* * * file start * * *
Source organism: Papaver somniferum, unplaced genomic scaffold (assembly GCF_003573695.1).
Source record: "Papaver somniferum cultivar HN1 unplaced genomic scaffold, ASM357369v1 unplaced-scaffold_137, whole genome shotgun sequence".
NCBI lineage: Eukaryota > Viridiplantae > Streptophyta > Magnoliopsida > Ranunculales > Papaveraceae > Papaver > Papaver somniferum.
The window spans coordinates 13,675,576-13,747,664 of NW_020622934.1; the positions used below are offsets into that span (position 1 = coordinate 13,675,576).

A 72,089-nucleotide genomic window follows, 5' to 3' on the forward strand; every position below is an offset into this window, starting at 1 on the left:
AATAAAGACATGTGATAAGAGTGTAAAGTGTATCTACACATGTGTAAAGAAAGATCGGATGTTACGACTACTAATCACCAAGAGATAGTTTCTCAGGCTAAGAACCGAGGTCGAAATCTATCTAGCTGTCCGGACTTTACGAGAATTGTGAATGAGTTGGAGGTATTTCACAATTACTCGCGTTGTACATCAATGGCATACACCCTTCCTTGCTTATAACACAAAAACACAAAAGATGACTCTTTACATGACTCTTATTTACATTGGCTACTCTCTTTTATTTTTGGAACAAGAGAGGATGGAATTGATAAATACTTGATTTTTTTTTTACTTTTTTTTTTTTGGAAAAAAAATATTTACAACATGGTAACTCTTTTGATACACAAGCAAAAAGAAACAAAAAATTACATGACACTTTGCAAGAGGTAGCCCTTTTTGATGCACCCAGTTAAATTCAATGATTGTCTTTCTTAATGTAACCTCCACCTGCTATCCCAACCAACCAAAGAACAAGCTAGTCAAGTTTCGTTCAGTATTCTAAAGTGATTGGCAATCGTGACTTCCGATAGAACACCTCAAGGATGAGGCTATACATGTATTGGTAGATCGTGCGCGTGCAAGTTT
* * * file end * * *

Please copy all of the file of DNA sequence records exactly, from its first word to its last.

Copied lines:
Source organism: Papaver somniferum, unplaced genomic scaffold (assembly GCF_003573695.1).
Source record: "Papaver somniferum cultivar HN1 unplaced genomic scaffold, ASM357369v1 unplaced-scaffold_137, whole genome shotgun sequence".
NCBI lineage: Eukaryota > Viridiplantae > Streptophyta > Magnoliopsida > Ranunculales > Papaveraceae > Papaver > Papaver somniferum.
The window spans coordinates 13,675,576-13,747,664 of NW_020622934.1; the positions used below are offsets into that span (position 1 = coordinate 13,675,576).

A 72,089-nucleotide genomic window follows, 5' to 3' on the forward strand; every position below is an offset into this window, starting at 1 on the left:
AATAAAGACATGTGATAAGAGTGTAAAGTGTATCTACACATGTGTAAAGAAAGATCGGATGTTACGACTACTAATCACCAAGAGATAGTTTCTCAGGCTAAGAACCGAGGTCGAAATCTATCTAGCTGTCCGGACTTTACGAGAATTGTGAATGAGTTGGAGGTATTTCACAATTACTCGCGTTGTACATCAATGGCATACACCCTTCCTTGCTTATAACACAAAAACACAAAAGATGACTCTTTACATGACTCTTATTTACATTGGCTACTCTCTTTTATTTTTGGAACAAGAGAGGATGGAATTGATAAATACTTGATTTTTTTTTTACTTTTTTTTTTTTGGAAAAAAAATATTTACAACATGGTAACTCTTTTGATACACAAGCAAAAAGAAACAAAAAATTACATGACACTTTGCAAGAGGTAGCCCTTTTTGATGCACCCAGTTAAATTCAATGATTGTCTTTCTTAATGTAACCTCCACCTGCTATCCCAACCAACCAAAGAACAAGCTAGTCAAGTTTCGTTCAGTATTCTAAAGTGATTGGCAATCGTGACTTCCGATAGAACACCTCAAGGATGAGGCTATACATGTATTGGTAGATCGTGCGCGTGCAAGTTT